Author Topic: micro postcard  (Read 9820 times)

Bob Purton

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Re: micro postcard
« Reply #15 on: October 24, 2008, 03:03:50 PM »
Ar'nt you going to show us then Marcus? Come on, we know you still have those books!
1959 Isetta. 1954 Inter Torpedo. 1959 Bobette. G-wiz AC. 1958 Motobi Catria. 1949 Moto Guzzi  Guzzino. 1973 Puch MS50.
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jackiep

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Re: micro postcard
« Reply #16 on: October 24, 2008, 05:51:11 PM »
Hi All ,
   As a complete NEWBY on Rumcars the cartoon reminded me of scary experience I had when coming home one evening in my beloved black Heinkel MAP 110 .
            Turning left into the Aldwych I  ( THE CAR WITH ME IN IT I MEAN  ) was rolled completely over by a coach coming across Waterloo bridge . It was dark & I assumed that as the car was black the coach did not see me. At the time policemen were kind & helpful , this was a few years ago . The police  righted my car on its 3 wheels , picked up my side window , which had popped out , & followed me driveing the car ,  back to Dads workshop at the Elephant where he put the window back in .I think I last an indicator too. It was too quick to be very afraid but I did say a quick prayer , just in case !

     The moral of this story being that you are seldom hurt in a Heinkel because they bounce !

          The other joy was always parking . I worked at Covent Garden before the days of all the parking restrictions ( mid 60's )
  And the market men would say " Dont worry Luv we'll give it a shove or lift it ,  if its in the way "
                                 Halcyon days of Bubbles & motoring  & YES where are those pics Marcus ?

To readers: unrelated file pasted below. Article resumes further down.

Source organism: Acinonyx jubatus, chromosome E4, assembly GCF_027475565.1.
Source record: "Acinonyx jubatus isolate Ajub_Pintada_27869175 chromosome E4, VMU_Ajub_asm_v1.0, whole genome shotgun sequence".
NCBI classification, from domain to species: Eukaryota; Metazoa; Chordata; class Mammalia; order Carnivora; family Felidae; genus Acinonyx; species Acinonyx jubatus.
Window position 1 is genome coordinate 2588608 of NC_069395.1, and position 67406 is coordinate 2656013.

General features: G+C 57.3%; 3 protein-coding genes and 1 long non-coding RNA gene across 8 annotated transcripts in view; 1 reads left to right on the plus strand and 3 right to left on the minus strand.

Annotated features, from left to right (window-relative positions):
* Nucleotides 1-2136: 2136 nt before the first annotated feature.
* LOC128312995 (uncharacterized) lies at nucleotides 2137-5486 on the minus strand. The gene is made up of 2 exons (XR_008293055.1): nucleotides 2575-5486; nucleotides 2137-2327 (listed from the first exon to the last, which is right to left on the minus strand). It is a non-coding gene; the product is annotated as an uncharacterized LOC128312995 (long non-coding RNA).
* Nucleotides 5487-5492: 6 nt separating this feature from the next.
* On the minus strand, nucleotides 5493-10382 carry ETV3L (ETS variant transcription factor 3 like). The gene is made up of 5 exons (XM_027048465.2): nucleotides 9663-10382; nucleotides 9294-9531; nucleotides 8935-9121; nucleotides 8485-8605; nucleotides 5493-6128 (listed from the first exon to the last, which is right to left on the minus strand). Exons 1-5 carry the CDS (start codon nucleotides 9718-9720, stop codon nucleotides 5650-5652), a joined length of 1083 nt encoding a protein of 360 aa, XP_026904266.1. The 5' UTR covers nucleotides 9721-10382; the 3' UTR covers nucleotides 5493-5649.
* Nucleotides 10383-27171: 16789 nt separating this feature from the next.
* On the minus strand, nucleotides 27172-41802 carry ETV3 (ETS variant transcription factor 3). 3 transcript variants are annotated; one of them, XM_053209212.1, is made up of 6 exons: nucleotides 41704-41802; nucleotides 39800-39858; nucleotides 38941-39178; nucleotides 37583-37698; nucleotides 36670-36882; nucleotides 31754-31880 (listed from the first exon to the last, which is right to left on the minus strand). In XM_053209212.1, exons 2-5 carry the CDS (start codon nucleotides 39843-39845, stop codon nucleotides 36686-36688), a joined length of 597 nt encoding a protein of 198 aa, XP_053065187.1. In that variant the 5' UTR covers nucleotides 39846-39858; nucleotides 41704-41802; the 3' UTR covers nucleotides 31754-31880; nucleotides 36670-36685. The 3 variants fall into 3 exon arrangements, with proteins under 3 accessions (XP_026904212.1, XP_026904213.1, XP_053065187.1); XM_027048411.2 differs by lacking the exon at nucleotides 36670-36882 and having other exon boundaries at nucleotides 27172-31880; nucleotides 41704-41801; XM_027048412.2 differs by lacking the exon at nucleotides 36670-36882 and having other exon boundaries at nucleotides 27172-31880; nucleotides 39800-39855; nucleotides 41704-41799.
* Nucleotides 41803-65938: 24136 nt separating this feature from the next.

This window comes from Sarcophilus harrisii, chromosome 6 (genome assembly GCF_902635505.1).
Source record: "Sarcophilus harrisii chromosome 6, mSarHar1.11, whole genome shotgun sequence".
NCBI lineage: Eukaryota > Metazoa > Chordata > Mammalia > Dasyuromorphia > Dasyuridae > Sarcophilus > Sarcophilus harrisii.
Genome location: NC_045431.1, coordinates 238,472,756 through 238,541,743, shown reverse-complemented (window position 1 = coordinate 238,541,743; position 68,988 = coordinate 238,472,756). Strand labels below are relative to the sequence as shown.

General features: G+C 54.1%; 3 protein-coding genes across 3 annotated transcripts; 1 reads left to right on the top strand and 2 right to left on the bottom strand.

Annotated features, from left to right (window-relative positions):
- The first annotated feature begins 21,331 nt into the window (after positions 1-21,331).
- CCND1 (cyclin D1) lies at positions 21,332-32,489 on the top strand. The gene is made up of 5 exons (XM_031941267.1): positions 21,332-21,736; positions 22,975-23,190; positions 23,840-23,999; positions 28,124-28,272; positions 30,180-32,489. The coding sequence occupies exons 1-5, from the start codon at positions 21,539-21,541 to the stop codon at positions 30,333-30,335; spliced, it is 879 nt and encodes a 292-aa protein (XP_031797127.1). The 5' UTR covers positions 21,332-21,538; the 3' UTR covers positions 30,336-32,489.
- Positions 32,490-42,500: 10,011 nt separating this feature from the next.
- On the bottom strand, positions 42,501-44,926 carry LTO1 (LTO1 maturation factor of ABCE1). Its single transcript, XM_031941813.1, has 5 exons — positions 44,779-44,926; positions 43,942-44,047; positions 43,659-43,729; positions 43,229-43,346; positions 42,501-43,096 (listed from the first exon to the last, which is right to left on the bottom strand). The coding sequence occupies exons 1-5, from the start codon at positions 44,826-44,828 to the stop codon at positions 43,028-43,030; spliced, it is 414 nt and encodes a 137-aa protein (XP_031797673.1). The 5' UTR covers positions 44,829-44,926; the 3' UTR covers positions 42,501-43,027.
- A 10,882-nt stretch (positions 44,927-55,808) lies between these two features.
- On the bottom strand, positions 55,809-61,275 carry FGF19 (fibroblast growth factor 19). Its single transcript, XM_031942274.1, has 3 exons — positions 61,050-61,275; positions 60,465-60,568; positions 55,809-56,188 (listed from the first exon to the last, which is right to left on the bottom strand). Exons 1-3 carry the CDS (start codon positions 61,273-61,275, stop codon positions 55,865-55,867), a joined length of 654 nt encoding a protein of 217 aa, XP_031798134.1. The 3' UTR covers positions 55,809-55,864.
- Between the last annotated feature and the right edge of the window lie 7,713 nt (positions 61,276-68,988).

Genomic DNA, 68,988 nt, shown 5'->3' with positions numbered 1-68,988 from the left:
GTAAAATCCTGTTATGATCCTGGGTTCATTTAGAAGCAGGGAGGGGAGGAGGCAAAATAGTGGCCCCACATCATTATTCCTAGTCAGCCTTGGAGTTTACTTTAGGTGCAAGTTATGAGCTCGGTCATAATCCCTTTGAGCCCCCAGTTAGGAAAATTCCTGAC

Cheers All Jackie

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Re: micro postcard
« Reply #17 on: October 24, 2008, 08:14:00 PM »
Jackie, that's the second time I've heard a story of a micro being rolled, the first was of a Messerschmitt hit at a junction. For all of you who wanted to see Tintins cars, there are other devotees besides Marcus as can be seen here: http://dardel.info/tintin/random.html Simply click on a sample to explode the image or go to the list and scroll down the available cars. There is indeed a Messerschmitt and Velam.

Stuart Cyphus

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Re: micro postcard
« Reply #18 on: October 24, 2008, 10:10:50 PM »
 Tintin fans stand up & be counted. Me for one!  In fact when I got my first proper job & first proper pay packet at the age of 19, I went straight out & treated myself to the complete 26 volumes from "Tintin in America" to "Tintin and the Picarros".   ;D  A lot of folk sneer at Tintin as mere "kids" stories, but the plots are often worthy of the best "highbrow" thrillers. Take for instance the previusly mentioned "Calculus Affair". There's a bit of a sub-plot involving two identical Citroen light 15's, but Tintin saves the day by realising that they were both differant cars becuse one had French number plates & the other had German plates. As a plate buff, one can appriciate the complxity of setting up that one single scene of many...  Other interesting Citroen's to fature in other storys include a ripple-bonnet 2CV & an Ami 6 saloon.
1963 Wrigley Electric Chair. Peel P50 

"We're at the end of the universe, and contrary to all expectation, it's extremely narrow!"

marcus

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Re: micro postcard
« Reply #19 on: October 27, 2008, 08:14:38 AM »
Well, I only have a few Tintin books, but am gradually building up. Also I do not know how to put a photo on this forum! Herge loved all types of machinery, and I told a friend that everything in his books was real,and  meticulously researched and drawn. He said "Yes, but not that shark-shaped mini submarine in " Red Rackham's treasure". I admitted this was fantasy. A few weeks later at greenwich Maritime museum bookshop I saw a book called Tintin at sea. And there in it was a mini-sub which the Calculus one was based on, with only a little artistic licence! Even the ship's telegraph's in the books are based on real ones. The planes are not only real ones, but even the right type and colour scheme for the location. And Stuart is right, the stories are as good as the pictures!